Perry uses the genre to deliver easily digestible hope. In Diary of a Mad Black Woman, the message was: “Don’t let your man take your self-respect (or your house).” In Daddy’s Little Girls, it was: “Ladies, good men are out there. Even if they work under the hood of a car and have a bonkers baby mama, if he loves you, take him!” Black women, it turns out, are thrilled to see themselves in movies both as they live and as they aspire to live. The women who write in to tell me that I don’t adore Perry’s movies enough usually mention that his films give them hope for true love and greater success. I’ve never gotten that letter from a Martin Scorsese fan.

In Why Did I Get Married?, Jill Scott’s overweight, insecure character, Sheila, finally works up the courage not just to leave her nasty husband but to tell off the friend he cheated on her with. By the end of the picture, she also lets herself succumb to the advances of a new, inarguably decent man. As would be the case in any self-respecting women’s picture, Perry stages Sheila’s revenge at a fancy gala where, of course, she looks fantastic.    

Profiles of Tyler Perry tend to overlook his appeal to black women and focus instead on the role material items play in his movies. This isn’t entirely unwarranted. Perry himself is fond of boasting about all the things his lucre has bought him. (He recently told the New York Times he wanted to have his own island; I don’t think he was kidding.) Several dozen PETA activists would be required to throw paint on all the furs worn in Why Did I Get Married?, his most flagrantly fabulous film yet. The movie forgoes his usual city/country, buppie/ghetto clashes and instead draws a warm bath of soap-opera-worthy bougie melodrama. If the Luther Vandross songbook could be distilled into a two-hour movie, it’d probably look something like this.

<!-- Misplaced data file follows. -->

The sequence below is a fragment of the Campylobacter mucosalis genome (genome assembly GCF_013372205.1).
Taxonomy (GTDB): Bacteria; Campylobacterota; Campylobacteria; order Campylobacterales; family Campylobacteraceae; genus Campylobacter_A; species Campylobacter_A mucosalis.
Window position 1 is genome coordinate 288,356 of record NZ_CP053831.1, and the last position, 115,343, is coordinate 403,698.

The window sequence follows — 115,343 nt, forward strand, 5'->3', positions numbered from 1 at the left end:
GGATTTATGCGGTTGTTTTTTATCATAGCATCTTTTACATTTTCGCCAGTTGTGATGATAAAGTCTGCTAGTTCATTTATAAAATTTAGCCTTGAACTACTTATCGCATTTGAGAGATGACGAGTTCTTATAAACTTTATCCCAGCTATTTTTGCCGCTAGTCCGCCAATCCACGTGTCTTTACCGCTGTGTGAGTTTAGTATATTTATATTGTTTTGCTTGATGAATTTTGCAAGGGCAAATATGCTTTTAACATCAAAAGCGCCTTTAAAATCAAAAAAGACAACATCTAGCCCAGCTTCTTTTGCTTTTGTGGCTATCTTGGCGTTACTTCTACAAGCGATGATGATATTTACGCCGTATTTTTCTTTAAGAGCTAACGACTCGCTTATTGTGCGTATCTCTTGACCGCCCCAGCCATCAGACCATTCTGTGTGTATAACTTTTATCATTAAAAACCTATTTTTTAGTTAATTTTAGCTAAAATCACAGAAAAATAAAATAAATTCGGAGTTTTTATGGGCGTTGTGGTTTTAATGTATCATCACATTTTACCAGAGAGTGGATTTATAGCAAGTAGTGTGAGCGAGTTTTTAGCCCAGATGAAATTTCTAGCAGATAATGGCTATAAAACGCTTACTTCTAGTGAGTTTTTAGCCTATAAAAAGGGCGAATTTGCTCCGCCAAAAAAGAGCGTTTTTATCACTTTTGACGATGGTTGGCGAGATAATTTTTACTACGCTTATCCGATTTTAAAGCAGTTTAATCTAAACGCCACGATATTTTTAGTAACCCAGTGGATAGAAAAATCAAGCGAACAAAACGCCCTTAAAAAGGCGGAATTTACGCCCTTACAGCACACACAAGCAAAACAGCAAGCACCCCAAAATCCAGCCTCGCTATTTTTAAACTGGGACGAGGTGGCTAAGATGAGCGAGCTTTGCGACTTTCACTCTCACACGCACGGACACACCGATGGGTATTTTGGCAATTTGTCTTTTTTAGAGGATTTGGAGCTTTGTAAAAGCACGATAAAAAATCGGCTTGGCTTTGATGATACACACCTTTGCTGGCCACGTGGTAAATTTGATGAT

But while Perry’s characters might live in a different tax bracket than most people, they’re also dealing with many of the same tribulations the rest of us are. The Tasha Smith character in Why Did I Get Married?, an outspoken owner of an upscale beauty salon, may have a nice lifestyle (she can take a week off for a mountain retreat), but she’s tired of carrying her underemployed husband. These movies are grappling with something fundamental about achievement. You can be successful, but no one gets away with being a snob. (This might be the true reason film critics are unwelcome.) In a Perry movie, no matter how recently you got your hair done, your roots are always showing.     

I used to have my issues with Perry. I used to find him frustrating because he wasn’t making art. Perry is not August Wilson, Charles Burnett, or Spike Lee, nor does he want to be. But he is well on his way to being America’s most important black entertainer. Perhaps the best comparison isn’t Lee, but Oscar Micheaux, the entrepreneur and pioneering black director of the early 20th century. He wasn’t a great filmmaker and his movies, which focused mostly on race, were always tinged with amateurism that critics described as shoddy or unsophisticated. But the public often responded, because, like Perry, he was a star who made movies for the black audiences whom Hollywood was either ignoring or mistreating. He didn’t talk over their heads; he spoke directly to them. Micheaux was barred from making movies in Hollywood. Perry also makes his movies more or less independently, but so he can make the movies he wants to make. He could probably have the conventional Hollywood success his forebears like Micheaux couldn’t, but, fascinatingly, he doesn’t want it. He’s doing fine on his own.